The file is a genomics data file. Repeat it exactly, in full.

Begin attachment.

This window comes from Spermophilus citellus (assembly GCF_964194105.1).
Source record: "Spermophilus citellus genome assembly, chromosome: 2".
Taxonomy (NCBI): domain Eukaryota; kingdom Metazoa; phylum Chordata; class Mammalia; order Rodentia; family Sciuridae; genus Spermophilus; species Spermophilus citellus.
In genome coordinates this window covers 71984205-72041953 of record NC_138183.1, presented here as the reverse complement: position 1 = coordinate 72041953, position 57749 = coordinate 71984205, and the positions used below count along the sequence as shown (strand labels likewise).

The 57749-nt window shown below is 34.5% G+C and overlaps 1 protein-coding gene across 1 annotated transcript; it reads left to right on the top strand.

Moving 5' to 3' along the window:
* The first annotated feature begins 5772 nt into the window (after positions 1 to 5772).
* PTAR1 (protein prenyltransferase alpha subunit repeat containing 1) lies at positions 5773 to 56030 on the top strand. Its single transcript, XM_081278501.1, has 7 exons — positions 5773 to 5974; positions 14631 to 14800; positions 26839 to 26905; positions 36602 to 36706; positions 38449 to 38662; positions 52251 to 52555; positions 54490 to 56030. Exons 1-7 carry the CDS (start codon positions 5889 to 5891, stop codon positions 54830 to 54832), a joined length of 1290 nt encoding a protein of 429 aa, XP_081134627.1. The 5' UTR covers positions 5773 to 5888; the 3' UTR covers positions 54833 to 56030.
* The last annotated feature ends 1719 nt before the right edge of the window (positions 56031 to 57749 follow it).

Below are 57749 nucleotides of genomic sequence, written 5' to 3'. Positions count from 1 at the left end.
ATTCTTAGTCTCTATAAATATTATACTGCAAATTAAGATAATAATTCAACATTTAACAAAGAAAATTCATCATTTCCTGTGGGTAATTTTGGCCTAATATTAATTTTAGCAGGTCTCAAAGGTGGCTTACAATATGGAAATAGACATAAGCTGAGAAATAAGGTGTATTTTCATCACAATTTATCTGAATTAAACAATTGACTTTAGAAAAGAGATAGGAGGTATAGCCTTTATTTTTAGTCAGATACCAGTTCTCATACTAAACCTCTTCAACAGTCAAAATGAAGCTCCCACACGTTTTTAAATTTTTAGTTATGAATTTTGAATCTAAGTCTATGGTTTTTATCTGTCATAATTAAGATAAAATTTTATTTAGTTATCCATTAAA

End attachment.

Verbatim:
This window comes from Spermophilus citellus (assembly GCF_964194105.1).
Source record: "Spermophilus citellus genome assembly, chromosome: 2".
Taxonomy (NCBI): domain Eukaryota; kingdom Metazoa; phylum Chordata; class Mammalia; order Rodentia; family Sciuridae; genus Spermophilus; species Spermophilus citellus.
In genome coordinates this window covers 71984205-72041953 of record NC_138183.1, presented here as the reverse complement: position 1 = coordinate 72041953, position 57749 = coordinate 71984205, and the positions used below count along the sequence as shown (strand labels likewise).

The 57749-nt window shown below is 34.5% G+C and overlaps 1 protein-coding gene across 1 annotated transcript; it reads left to right on the top strand.

Moving 5' to 3' along the window:
* The first annotated feature begins 5772 nt into the window (after positions 1 to 5772).
* PTAR1 (protein prenyltransferase alpha subunit repeat containing 1) lies at positions 5773 to 56030 on the top strand. Its single transcript, XM_081278501.1, has 7 exons — positions 5773 to 5974; positions 14631 to 14800; positions 26839 to 26905; positions 36602 to 36706; positions 38449 to 38662; positions 52251 to 52555; positions 54490 to 56030. Exons 1-7 carry the CDS (start codon positions 5889 to 5891, stop codon positions 54830 to 54832), a joined length of 1290 nt encoding a protein of 429 aa, XP_081134627.1. The 5' UTR covers positions 5773 to 5888; the 3' UTR covers positions 54833 to 56030.
* The last annotated feature ends 1719 nt before the right edge of the window (positions 56031 to 57749 follow it).

Below are 57749 nucleotides of genomic sequence, written 5' to 3'. Positions count from 1 at the left end.
ATTCTTAGTCTCTATAAATATTATACTGCAAATTAAGATAATAATTCAACATTTAACAAAGAAAATTCATCATTTCCTGTGGGTAATTTTGGCCTAATATTAATTTTAGCAGGTCTCAAAGGTGGCTTACAATATGGAAATAGACATAAGCTGAGAAATAAGGTGTATTTTCATCACAATTTATCTGAATTAAACAATTGACTTTAGAAAAGAGATAGGAGGTATAGCCTTTATTTTTAGTCAGATACCAGTTCTCATACTAAACCTCTTCAACAGTCAAAATGAAGCTCCCACACGTTTTTAAATTTTTAGTTATGAATTTTGAATCTAAGTCTATGGTTTTTATCTGTCATAATTAAGATAAAATTTTATTTAGTTATCCATTAAA